Can 'White Knights' Really Save America's Schools in Distress?
ST. LOUIS — They are expected to be the white knights of urban education, riding in to save big-city schools from the depths of despair.
As the chief executive officers of school districts, superintendents - or chancellors as they are called in New York City - sit at the top of the educational hierarchy.
"The superintendency is one of the most important CEO positions in any community, with, in many cases, a larger budget, more employees, and more physical facilities than almost any other business in the community," says Gary Marx, associate executive director of the American Association of School Administrators in Arlington, Va.
While these educational CEOs don't earn anything close to the salaries of their corporate counterparts, another important difference sets them apart. In business, CEOs are typically allied with board members who share their vision for the company. But in education, the turnover in taxpayer-elected school boards often means the boards are at odds with superintendents over everything from personal leadership style to curriculum guidelines.
Indeed, one of the biggest challenges for superintendents may be staying at the helm of school districts long enough to have an impact. When the difficulties of educating urban students - who are often among those most in need of services - lead to bitter political infighting and divided communities, school boards frequently search for a fresh school leader to save an overburdened education system.
"The demands of the position continue to grow," Mr. Marx says. "It's the hottest kitchen in America. People expect the superintendent to solve problems overnight that have developed over decades."
For years, a relatively small number of qualified candidates have revolved in and out of the superintendency suites in big-city school districts. Time and again, the scenario is repeated from coast to coast. A new superintendent is brought in amid expectations of progress. But before long, sky-high expectations crash into reality, and a disappointed school board rejects the latest recruit and begins the search for the next savior.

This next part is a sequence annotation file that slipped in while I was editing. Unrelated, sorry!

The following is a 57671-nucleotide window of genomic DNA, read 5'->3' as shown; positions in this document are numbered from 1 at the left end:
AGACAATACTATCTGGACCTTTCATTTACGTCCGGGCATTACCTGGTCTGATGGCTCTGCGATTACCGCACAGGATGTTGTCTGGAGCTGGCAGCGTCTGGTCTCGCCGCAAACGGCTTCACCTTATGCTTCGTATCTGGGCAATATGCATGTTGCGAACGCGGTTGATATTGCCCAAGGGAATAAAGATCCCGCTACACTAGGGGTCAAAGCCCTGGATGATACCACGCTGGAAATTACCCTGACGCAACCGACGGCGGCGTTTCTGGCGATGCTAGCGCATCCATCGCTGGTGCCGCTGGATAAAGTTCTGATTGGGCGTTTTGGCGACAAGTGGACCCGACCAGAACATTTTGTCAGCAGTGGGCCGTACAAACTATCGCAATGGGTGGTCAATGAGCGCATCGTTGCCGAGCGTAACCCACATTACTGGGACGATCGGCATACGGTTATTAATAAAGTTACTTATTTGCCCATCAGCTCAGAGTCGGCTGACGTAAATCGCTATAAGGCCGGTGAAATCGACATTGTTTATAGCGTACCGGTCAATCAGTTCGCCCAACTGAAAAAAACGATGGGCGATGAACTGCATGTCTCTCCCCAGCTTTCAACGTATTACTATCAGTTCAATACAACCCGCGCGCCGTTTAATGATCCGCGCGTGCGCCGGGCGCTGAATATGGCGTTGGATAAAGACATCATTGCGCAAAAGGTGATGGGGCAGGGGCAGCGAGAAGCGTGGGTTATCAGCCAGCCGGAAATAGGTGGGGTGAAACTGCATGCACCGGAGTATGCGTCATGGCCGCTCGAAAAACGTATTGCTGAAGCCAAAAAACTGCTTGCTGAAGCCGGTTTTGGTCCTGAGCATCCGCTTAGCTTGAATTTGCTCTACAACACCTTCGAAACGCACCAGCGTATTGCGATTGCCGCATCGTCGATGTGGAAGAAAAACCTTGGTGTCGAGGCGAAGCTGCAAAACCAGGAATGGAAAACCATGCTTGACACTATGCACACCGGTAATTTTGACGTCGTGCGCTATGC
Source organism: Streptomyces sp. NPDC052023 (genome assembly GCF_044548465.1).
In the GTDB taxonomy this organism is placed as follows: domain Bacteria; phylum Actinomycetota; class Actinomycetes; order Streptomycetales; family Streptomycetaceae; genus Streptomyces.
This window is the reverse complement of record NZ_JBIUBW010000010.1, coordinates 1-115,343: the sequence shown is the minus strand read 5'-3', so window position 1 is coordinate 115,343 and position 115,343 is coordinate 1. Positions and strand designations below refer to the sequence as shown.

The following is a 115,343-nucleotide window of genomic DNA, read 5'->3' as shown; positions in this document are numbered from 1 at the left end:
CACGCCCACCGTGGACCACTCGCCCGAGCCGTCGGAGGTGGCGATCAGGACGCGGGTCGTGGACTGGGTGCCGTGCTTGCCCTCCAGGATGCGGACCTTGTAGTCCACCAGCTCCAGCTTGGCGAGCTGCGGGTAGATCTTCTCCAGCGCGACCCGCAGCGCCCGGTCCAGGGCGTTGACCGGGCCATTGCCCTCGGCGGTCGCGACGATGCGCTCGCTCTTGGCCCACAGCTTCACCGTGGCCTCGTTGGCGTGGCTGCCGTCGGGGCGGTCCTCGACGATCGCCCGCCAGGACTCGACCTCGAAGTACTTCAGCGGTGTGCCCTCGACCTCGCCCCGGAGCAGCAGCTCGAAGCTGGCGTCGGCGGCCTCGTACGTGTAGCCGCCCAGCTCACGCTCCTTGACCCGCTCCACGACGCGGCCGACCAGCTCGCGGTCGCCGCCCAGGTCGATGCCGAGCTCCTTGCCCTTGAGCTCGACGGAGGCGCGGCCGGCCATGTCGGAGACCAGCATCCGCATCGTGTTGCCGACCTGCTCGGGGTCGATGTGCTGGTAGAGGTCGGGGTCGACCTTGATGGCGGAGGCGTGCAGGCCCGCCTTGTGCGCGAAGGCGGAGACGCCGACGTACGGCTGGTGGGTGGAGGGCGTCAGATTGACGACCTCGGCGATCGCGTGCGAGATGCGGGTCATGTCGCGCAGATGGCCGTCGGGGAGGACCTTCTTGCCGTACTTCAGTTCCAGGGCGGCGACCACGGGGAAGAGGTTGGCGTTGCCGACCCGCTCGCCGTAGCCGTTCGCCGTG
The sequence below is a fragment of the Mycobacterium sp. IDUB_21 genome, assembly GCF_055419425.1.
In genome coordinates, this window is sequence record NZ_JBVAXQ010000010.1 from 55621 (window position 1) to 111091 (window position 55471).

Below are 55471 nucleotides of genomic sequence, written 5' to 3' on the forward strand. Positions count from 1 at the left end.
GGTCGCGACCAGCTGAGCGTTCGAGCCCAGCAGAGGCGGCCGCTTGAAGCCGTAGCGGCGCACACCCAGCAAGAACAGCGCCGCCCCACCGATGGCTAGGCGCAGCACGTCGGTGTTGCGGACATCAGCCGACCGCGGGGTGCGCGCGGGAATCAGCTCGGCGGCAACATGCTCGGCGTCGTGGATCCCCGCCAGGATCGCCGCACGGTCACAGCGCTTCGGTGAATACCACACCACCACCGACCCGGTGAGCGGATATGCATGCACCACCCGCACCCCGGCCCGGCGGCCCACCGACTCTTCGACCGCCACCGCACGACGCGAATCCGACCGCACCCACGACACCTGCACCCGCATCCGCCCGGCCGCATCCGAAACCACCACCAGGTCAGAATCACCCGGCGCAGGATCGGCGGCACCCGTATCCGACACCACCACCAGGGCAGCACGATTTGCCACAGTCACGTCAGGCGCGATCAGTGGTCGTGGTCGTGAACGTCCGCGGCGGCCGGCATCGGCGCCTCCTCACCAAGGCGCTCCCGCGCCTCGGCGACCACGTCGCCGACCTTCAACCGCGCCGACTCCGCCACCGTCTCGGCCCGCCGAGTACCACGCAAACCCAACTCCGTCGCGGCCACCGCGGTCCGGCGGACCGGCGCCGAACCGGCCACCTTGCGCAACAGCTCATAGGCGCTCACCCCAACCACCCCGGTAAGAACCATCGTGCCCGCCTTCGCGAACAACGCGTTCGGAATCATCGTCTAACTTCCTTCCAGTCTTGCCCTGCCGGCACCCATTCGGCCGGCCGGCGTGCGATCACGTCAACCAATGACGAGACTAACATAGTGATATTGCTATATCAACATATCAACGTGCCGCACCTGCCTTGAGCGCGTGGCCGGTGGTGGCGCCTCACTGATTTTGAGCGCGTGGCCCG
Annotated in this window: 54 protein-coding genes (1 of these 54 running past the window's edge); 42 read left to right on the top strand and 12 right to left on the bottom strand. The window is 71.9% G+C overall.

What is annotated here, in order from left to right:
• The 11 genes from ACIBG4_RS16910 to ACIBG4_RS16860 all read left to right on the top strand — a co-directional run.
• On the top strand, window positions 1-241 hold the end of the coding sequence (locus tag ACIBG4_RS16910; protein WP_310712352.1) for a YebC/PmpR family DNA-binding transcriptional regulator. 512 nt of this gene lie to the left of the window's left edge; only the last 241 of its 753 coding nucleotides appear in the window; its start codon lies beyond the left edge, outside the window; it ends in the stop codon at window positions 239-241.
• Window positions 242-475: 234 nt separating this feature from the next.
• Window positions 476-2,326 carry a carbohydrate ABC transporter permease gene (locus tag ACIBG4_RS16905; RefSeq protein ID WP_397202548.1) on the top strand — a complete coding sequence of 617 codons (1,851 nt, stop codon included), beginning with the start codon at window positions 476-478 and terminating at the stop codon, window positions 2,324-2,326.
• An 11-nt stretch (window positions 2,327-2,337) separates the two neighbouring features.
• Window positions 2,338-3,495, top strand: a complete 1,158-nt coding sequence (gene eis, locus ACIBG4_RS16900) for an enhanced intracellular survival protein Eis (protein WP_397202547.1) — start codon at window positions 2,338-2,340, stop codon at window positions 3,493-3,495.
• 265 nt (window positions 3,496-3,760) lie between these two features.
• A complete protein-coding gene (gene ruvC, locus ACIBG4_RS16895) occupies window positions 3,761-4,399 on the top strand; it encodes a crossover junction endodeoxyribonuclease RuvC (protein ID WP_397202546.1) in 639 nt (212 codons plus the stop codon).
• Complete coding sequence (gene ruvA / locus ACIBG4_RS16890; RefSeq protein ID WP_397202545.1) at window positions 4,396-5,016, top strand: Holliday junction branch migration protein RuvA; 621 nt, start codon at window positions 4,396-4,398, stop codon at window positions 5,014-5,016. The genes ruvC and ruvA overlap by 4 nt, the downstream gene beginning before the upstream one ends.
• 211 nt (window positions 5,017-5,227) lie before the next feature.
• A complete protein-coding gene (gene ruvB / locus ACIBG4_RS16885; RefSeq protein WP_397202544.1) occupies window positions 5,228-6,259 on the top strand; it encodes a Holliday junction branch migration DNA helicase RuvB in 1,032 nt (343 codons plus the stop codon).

Working under short contracts of fewer than five years, many superintendents find themselves looking for a new job several times a decade. The average current tenure for an urban school district is about three years, according to the Council of the Great City Schools, a Washington-based association of the nation's 47 largest school districts.
"That's a concern because as we reshape our schools for the 21st century, we need constancy of leadership," Marx says.
So what, really, can a superintendent hope to accomplish?
"A superintendent's influence comes mostly from powers of persuasion and by [an] ability to rally community support for a particular approach to the schools," says Michael Casserly, director of the Council of the Great City Schools. Experts note that everyone with a stake in the community's education system - teachers, parents, students, business and political leaders - looks to the superintendent to fulfill often-competing expectations.
In recent years, frustrated school boards have started looking for new and creative ways of managing complex urban school districts. Rather than relying on life-long educators with years of classroom and administrative experience, they are giving people with business or military backgrounds a shot at running school districts. But so far interest from educational outsiders has been limited, Mr. Casserly says.
In fact, more school administrators are making the leap from education to the corporate world than vice versa. Long hours, protracted political battles, and lower pay makes an urban superintendency less attractive than many corporate jobs, analysts say.